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President Margvelashvili Predicts His Veto Will Be Overridden Again

By Vladimer Napetvaridze
Friday, February 16
On February 14, in his interview with Palitranews TV, President Giorgi Margvelashvili commented the fact that Georgian Parliament's Economic Committee has failed to support president's motivated remarks on the Law on Broadcasting. Margvelashvili noted that the presidential veto has become one of the main means of consolidation and uniting for Georgian Dream. It does not matter how much the MPs agree with the President's remarks about an issue, their main aim is to override a veto and prove that they have political significance: "How many times should the veto be overridden? The ruling party finds its unprecedented spiritual and emotional union in the process of overriding vetoes, it gives the feeling that they truly succeeded. That's how it works: After overriding my vetoes, they were using my remarks to make new amendments in the legislation. The same thing happened in case of constitutional reforms. They are making amendments to the same topics, which I was demanding in 2017. In the current case, I think that the veto will be overridden, but they will not adopt the new amendments and the previous version of the legislation will stay in force. Technically, this means that they accepted my remarks, but they don't recognize it formally,"- stated Margvelashvili.

Using veto has become a common way of communication between the Parliament and the President of Georgia. Here is the list of Margvelashvili’s most known ten vetoes. Georgian Parliament accepted the remarks of the president only 2 times, 7 times the vetoes were overridden, and one veto is in the process of discussion.
1. October 2014 - President vetoed delaying the date of adoption of surveillance bill, defining which governmental bodies were eligible to have direct access to covert surveillance. The Parliament accepted his remarks;
2. November 2014 - the President vetoed the legislation allowing governmental agencies to have direct, unrestricted access to telecom operators' networks; Parliament overrode it.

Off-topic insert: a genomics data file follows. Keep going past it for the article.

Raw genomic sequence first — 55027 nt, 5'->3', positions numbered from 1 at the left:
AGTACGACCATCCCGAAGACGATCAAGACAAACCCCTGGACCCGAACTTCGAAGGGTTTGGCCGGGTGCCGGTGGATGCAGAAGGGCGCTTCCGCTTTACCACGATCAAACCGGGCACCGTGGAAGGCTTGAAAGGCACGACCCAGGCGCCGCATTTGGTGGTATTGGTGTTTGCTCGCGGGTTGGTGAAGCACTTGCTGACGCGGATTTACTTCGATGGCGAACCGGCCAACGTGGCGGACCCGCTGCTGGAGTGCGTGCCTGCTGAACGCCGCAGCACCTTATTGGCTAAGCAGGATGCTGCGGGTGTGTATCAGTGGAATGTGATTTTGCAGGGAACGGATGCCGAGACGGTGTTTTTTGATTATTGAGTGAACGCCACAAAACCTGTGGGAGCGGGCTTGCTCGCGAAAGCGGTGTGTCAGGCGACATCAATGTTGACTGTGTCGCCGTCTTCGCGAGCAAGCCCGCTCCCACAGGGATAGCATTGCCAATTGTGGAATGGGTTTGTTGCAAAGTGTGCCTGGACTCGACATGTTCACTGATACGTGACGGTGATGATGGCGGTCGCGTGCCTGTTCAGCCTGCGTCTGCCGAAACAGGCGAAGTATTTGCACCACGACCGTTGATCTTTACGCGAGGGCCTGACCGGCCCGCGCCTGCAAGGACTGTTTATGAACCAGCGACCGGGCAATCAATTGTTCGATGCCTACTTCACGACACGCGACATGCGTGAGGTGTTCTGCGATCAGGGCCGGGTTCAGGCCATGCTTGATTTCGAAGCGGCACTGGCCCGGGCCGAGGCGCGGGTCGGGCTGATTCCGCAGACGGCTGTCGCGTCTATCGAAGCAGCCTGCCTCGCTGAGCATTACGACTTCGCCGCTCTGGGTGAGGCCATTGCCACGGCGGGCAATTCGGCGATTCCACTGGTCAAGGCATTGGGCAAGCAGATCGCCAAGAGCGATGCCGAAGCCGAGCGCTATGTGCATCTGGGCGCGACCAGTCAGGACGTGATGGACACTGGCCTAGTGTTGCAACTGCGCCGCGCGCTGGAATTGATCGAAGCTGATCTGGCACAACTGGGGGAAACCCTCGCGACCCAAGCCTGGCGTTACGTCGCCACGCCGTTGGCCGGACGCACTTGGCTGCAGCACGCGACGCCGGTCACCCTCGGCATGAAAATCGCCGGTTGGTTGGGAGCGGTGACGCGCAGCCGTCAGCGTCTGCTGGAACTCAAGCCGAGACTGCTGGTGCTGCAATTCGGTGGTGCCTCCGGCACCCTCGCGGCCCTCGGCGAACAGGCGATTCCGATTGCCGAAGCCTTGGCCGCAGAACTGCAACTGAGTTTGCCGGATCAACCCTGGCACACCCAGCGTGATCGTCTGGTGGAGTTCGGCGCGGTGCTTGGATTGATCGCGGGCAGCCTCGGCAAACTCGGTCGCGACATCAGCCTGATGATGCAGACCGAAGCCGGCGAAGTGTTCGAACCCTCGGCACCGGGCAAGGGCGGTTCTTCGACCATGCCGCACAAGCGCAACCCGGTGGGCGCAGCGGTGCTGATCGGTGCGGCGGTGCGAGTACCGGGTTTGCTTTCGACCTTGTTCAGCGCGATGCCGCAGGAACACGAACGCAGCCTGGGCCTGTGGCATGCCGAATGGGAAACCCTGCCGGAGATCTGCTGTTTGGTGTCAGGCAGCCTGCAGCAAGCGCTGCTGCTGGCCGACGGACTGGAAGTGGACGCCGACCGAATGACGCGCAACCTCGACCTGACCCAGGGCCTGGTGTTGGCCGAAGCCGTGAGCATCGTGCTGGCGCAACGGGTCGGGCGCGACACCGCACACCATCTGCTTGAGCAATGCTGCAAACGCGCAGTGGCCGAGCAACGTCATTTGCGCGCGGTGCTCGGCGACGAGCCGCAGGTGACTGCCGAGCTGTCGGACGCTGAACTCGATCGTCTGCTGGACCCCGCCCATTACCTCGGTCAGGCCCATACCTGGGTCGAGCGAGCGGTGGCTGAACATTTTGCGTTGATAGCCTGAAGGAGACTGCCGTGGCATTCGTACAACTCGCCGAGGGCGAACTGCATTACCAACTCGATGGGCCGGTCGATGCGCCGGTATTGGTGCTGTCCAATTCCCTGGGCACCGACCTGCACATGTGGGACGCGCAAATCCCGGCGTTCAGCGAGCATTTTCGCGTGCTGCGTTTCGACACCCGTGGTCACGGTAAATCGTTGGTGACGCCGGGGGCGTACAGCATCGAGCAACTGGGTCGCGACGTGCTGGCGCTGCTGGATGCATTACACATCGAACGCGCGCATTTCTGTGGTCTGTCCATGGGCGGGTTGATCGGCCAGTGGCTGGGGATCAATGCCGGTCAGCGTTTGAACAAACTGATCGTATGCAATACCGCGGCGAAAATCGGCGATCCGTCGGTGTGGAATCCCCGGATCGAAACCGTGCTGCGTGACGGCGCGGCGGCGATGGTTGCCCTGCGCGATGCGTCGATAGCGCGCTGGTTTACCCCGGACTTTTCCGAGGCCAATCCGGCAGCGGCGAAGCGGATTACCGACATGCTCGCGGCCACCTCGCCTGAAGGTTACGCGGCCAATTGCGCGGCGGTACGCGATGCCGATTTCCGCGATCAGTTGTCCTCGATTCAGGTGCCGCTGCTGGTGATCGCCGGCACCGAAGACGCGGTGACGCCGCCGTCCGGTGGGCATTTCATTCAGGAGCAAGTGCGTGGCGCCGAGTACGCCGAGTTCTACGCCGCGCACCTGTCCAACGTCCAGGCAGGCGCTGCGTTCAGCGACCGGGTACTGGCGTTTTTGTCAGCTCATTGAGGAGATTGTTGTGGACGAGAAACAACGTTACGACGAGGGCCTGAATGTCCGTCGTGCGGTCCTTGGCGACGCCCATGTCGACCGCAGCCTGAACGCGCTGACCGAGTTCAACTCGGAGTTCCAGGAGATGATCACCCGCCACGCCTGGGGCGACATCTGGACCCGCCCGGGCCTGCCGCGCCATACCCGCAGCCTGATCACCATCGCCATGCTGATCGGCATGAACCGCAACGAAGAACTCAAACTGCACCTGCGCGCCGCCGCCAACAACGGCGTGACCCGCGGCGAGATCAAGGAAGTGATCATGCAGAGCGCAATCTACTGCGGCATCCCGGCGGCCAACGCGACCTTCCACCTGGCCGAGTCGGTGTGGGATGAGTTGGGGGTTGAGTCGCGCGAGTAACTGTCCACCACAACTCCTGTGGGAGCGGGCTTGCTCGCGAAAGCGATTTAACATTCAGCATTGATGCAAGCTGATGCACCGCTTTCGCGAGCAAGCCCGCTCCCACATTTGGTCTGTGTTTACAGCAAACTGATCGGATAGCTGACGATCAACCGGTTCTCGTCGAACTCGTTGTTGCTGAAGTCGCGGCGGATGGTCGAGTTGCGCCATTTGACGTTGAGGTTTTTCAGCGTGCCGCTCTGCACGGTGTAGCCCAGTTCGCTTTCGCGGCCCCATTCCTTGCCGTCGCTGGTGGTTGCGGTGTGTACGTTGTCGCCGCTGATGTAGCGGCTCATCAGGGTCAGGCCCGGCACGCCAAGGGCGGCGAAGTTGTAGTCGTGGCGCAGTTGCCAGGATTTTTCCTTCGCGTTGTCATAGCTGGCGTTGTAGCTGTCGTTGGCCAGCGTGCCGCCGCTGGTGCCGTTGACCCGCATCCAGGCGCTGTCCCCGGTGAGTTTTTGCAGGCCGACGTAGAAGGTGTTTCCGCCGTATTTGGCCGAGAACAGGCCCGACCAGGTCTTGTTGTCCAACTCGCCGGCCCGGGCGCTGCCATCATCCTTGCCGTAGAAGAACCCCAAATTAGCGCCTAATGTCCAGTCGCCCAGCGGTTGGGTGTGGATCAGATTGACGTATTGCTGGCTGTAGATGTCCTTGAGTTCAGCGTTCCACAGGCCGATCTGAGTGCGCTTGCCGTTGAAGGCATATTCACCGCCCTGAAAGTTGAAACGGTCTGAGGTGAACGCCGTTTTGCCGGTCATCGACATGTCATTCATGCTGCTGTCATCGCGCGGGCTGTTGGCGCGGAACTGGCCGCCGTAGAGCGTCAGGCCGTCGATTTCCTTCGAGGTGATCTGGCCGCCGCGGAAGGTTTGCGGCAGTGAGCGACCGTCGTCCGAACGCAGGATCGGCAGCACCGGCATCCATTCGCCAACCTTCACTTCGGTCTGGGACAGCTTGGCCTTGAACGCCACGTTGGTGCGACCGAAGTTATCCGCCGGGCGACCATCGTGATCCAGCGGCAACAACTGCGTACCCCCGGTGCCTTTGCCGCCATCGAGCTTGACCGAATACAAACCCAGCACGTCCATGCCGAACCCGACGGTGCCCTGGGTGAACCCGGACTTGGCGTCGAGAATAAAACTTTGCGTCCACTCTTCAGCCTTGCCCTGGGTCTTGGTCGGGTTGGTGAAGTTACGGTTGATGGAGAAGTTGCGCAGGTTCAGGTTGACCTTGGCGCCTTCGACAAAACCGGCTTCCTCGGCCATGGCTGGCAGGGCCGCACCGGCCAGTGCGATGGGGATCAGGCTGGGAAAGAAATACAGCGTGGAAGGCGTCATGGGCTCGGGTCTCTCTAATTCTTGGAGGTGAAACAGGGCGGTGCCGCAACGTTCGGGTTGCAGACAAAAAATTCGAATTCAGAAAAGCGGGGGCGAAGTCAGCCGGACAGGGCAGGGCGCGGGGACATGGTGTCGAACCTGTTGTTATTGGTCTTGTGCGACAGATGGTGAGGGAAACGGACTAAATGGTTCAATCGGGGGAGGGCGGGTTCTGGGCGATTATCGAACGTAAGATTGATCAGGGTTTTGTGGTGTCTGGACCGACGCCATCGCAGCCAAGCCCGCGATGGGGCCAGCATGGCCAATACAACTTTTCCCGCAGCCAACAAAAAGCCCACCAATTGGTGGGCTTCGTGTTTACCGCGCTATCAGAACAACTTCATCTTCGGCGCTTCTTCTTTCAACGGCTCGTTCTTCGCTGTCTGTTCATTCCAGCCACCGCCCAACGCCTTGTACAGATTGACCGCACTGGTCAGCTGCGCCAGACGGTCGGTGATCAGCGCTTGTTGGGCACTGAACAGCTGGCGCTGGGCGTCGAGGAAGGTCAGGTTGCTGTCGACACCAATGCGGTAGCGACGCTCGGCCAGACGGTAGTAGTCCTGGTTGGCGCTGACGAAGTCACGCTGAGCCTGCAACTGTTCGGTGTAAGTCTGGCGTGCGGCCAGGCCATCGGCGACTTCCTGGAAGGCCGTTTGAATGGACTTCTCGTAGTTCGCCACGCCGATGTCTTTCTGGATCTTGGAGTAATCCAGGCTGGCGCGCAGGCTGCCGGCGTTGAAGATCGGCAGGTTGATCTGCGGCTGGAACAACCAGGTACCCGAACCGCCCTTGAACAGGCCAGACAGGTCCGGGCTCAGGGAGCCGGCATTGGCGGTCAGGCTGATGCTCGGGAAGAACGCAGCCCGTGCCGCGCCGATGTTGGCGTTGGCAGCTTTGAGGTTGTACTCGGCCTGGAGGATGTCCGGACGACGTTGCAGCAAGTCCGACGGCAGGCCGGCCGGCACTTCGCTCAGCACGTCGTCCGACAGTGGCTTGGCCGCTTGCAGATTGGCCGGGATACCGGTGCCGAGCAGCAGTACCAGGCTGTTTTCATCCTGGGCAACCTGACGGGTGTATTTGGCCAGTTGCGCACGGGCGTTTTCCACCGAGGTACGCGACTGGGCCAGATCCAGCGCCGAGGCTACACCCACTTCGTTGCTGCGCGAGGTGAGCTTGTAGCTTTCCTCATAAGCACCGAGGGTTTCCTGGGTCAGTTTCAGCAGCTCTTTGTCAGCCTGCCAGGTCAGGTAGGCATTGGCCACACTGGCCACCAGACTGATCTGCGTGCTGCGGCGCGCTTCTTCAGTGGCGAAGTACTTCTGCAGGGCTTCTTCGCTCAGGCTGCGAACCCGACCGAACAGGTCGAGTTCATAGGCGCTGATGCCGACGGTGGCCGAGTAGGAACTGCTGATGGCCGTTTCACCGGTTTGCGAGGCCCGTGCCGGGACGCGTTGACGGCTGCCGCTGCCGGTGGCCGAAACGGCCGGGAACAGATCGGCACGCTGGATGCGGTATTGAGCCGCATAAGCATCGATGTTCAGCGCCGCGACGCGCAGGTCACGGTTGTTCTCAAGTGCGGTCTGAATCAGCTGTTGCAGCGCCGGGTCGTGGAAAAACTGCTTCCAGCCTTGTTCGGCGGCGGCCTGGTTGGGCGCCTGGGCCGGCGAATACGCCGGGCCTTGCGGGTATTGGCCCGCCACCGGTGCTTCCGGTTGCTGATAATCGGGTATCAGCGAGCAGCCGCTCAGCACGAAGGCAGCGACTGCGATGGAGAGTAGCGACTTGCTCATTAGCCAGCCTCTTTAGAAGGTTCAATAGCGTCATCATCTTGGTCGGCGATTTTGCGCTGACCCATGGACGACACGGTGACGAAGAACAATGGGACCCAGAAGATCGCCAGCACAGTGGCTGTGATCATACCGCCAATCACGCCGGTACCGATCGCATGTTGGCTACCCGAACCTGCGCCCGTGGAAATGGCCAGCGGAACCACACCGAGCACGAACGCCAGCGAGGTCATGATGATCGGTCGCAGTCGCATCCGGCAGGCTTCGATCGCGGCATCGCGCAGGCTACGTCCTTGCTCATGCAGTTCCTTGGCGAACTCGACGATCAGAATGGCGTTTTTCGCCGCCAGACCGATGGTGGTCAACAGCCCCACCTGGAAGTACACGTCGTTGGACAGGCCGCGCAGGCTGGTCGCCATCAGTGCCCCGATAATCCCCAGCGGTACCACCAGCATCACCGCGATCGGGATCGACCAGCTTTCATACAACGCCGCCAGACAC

3. July 2015 - President vetoed controversial bill about National Bank of Georgia, which deprived the National Bank of the function of financial supervision. Parliament overrode it.
4. May 2016 - President vetoed a series of reforms to the Constitutional Court of Georgia. Parliament approved it;
5. January 2017 - President vetoed bill on judicial reform. Although the president welcomed the "many useful" changes that the package of amendment included, Margvelashvili had some remarks, which were overridden by the Parliament;
6. March 2017 - President vetoed surveillance bill, considering the creation of an operational-technical agency, regarding covert surveillance. Parliament overrode it;
7. July 2017- President vetoed local self-government bill, according to which seven self-governing cities were deprived the status of self-governing. Parliament overrode it;
8. July 2017- President vetoed the bill, about the recruitment of Central Election Commission. Parliament overrode it;
9. October 2017- The President vetoed the constitutional bill, adopted by the parliament in September. Parliament overrode it;
10. February 2018- The President vetoed the bill about public broadcaster.

As the president Margvelashvili predicted, it is expected that the Parliament will override veto concerning politically important issues.

According to Georgian legislation, the Parliament needs only 76 votes to override the presidential veto. Considering that the ruling party- Georgian Dream, has 115 members in the parliament, it is not hard to understand why most of the vetoes have been overridden. The question is: What is the importance of the President's veto?

The main function of the veto of the President is to focus the attention of society on specific issues he thinks is harmful to democratic processes. It also highlights the fact that there is disagreement between the president and the parliament, and these disagreements are presented as motivated remarks.